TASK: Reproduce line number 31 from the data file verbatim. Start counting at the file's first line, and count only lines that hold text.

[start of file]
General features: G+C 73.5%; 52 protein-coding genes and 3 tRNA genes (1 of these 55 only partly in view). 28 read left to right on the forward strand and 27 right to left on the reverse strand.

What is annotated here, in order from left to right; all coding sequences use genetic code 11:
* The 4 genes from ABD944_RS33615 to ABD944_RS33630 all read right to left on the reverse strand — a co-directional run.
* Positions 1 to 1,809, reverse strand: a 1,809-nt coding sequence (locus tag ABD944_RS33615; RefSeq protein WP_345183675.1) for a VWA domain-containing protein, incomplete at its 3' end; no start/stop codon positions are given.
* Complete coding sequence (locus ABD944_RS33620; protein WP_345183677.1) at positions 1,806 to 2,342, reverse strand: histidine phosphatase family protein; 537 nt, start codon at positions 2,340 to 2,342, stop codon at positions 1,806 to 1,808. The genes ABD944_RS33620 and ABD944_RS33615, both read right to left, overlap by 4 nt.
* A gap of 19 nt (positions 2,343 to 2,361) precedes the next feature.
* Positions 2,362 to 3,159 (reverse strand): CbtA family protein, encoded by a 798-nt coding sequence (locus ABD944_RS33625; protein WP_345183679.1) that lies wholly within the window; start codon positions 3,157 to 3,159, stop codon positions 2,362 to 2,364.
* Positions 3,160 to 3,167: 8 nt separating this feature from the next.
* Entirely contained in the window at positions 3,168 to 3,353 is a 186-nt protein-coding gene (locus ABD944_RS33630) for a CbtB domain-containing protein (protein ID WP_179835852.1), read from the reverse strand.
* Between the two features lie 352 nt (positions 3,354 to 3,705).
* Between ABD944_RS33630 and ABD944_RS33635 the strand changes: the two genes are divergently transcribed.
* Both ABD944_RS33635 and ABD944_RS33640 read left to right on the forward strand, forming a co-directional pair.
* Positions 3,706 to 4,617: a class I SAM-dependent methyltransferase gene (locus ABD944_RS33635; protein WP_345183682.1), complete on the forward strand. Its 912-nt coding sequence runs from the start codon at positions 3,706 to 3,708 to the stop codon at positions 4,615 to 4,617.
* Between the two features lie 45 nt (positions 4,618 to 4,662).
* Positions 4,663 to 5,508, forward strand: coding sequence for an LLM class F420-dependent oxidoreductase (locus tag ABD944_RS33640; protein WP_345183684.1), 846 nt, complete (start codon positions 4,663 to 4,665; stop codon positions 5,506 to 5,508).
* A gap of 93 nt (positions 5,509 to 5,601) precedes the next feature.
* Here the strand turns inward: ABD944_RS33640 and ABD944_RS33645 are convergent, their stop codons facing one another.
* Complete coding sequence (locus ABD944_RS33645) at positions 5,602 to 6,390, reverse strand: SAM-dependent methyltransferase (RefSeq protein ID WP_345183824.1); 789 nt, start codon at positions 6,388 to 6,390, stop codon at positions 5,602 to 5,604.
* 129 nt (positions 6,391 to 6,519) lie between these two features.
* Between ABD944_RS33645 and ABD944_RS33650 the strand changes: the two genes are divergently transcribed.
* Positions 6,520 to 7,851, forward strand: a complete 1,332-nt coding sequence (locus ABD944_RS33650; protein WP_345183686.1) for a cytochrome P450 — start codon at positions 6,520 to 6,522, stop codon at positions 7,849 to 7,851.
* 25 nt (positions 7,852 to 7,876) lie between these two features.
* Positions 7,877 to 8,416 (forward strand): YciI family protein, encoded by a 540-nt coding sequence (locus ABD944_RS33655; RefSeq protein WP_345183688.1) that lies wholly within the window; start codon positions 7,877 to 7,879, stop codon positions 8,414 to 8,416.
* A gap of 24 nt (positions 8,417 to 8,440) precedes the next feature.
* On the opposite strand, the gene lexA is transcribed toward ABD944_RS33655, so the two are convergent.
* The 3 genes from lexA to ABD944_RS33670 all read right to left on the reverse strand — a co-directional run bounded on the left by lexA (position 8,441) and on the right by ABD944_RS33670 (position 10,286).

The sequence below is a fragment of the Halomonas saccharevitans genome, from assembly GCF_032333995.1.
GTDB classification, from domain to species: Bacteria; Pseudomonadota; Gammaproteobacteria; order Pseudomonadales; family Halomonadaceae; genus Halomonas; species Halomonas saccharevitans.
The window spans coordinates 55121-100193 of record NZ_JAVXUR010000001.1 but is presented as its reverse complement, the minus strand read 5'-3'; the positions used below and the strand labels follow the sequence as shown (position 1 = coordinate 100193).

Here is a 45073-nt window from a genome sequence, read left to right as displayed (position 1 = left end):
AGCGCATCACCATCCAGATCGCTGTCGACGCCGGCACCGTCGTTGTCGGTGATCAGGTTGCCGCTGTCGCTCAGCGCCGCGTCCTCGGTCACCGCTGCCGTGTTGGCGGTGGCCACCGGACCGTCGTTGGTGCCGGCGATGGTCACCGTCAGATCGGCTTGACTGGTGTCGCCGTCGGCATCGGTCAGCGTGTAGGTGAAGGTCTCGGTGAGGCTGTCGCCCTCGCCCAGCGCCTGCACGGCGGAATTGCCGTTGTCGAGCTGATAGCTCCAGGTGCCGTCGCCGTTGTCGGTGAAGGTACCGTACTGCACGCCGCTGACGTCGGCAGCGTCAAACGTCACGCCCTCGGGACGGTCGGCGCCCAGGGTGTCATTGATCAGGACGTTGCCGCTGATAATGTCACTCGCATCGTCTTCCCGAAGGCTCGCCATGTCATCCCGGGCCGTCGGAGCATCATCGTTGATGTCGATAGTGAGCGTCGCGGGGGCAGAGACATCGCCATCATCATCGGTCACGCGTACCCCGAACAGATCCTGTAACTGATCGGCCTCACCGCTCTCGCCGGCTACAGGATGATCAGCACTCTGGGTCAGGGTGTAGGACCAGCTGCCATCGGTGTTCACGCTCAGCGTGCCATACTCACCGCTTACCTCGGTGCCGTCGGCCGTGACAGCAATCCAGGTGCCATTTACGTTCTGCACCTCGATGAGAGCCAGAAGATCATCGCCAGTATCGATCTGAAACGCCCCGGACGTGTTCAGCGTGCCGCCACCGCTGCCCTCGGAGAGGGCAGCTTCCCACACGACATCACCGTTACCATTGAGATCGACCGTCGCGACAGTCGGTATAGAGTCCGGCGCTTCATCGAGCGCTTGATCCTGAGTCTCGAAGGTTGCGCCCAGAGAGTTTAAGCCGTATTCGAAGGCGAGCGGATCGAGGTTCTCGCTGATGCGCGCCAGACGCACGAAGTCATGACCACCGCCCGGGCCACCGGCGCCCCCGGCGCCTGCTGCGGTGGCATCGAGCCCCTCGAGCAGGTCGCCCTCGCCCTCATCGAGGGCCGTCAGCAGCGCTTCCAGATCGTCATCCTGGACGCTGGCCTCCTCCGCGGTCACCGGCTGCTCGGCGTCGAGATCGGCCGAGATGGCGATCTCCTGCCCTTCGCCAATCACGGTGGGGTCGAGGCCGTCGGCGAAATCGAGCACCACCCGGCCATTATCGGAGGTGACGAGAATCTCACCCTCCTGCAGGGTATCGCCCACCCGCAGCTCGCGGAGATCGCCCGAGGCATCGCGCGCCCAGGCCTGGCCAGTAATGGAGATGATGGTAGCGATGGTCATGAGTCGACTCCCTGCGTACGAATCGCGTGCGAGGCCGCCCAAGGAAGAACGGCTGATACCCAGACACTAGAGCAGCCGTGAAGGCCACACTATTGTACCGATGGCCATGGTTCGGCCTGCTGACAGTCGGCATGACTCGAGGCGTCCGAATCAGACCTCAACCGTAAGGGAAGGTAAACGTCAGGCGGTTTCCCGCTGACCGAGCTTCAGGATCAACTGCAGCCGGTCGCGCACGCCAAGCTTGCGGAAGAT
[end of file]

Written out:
AGCGCATCACCATCCAGATCGCTGTCGACGCCGGCACCGTCGTTGTCGGTGATCAGGTTGCCGCTGTCGCTCAGCGCCGCGTCCTCGGTCACCGCTGCCGTGTTGGCGGTGGCCACCGGACCGTCGTTGGTGCCGGCGATGGTCACCGTCAGATCGGCTTGACTGGTGTCGCCGTCGGCATCGGTCAGCGTGTAGGTGAAGGTCTCGGTGAGGCTGTCGCCCTCGCCCAGCGCCTGCACGGCGGAATTGCCGTTGTCGAGCTGATAGCTCCAGGTGCCGTCGCCGTTGTCGGTGAAGGTACCGTACTGCACGCCGCTGACGTCGGCAGCGTCAAACGTCACGCCCTCGGGACGGTCGGCGCCCAGGGTGTCATTGATCAGGACGTTGCCGCTGATAATGTCACTCGCATCGTCTTCCCGAAGGCTCGCCATGTCATCCCGGGCCGTCGGAGCATCATCGTTGATGTCGATAGTGAGCGTCGCGGGGGCAGAGACATCGCCATCATCATCGGTCACGCGTACCCCGAACAGATCCTGTAACTGATCGGCCTCACCGCTCTCGCCGGCTACAGGATGATCAGCACTCTGGGTCAGGGTGTAGGACCAGCTGCCATCGGTGTTCACGCTCAGCGTGCCATACTCACCGCTTACCTCGGTGCCGTCGGCCGTGACAGCAATCCAGGTGCCATTTACGTTCTGCACCTCGATGAGAGCCAGAAGATCATCGCCAGTATCGATCTGAAACGCCCCGGACGTGTTCAGCGTGCCGCCACCGCTGCCCTCGGAGAGGGCAGCTTCCCACACGACATCACCGTTACCATTGAGATCGACCGTCGCGACAGTCGGTATAGAGTCCGGCGCTTCATCGAGCGCTTGATCCTGAGTCTCGAAGGTTGCGCCCAGAGAGTTTAAGCCGTATTCGAAGGCGAGCGGATCGAGGTTCTCGCTGATGCGCGCCAGACGCACGAAGTCATGACCACCGCCCGGGCCACCGGCGCCCCCGGCGCCTGCTGCGGTGGCATCGAGCCCCTCGAGCAGGTCGCCCTCGCCCTCATCGAGGGCCGTCAGCAGCGCTTCCAGATCGTCATCCTGGACGCTGGCCTCCTCCGCGGTCACCGGCTGCTCGGCGTCGAGATCGGCCGAGATGGCGATCTCCTGCCCTTCGCCAATCACGGTGGGGTCGAGGCCGTCGGCGAAATCGAGCACCACCCGGCCATTATCGGAGGTGACGAGAATCTCACCCTCCTGCAGGGTATCGCCCACCCGCAGCTCGCGGAGATCGCCCGAGGCATCGCGCGCCCAGGCCTGGCCAGTAATGGAGATGATGGTAGCGATGGTCATGAGTCGACTCCCTGCGTACGAATCGCGTGCGAGGCCGCCCAAGGAAGAACGGCTGATACCCAGACACTAGAGCAGCCGTGAAGGCCACACTATTGTACCGATGGCCATGGTTCGGCCTGCTGACAGTCGGCATGACTCGAGGCGTCCGAATCAGACCTCAACCGTAAGGGAAGGTAAACGTCAGGCGGTTTCCCGCTGACCGAGCTTCAGGATCAACTGCAGCCGGTCGCGCACGCCAAGCTTGCGGAAGAT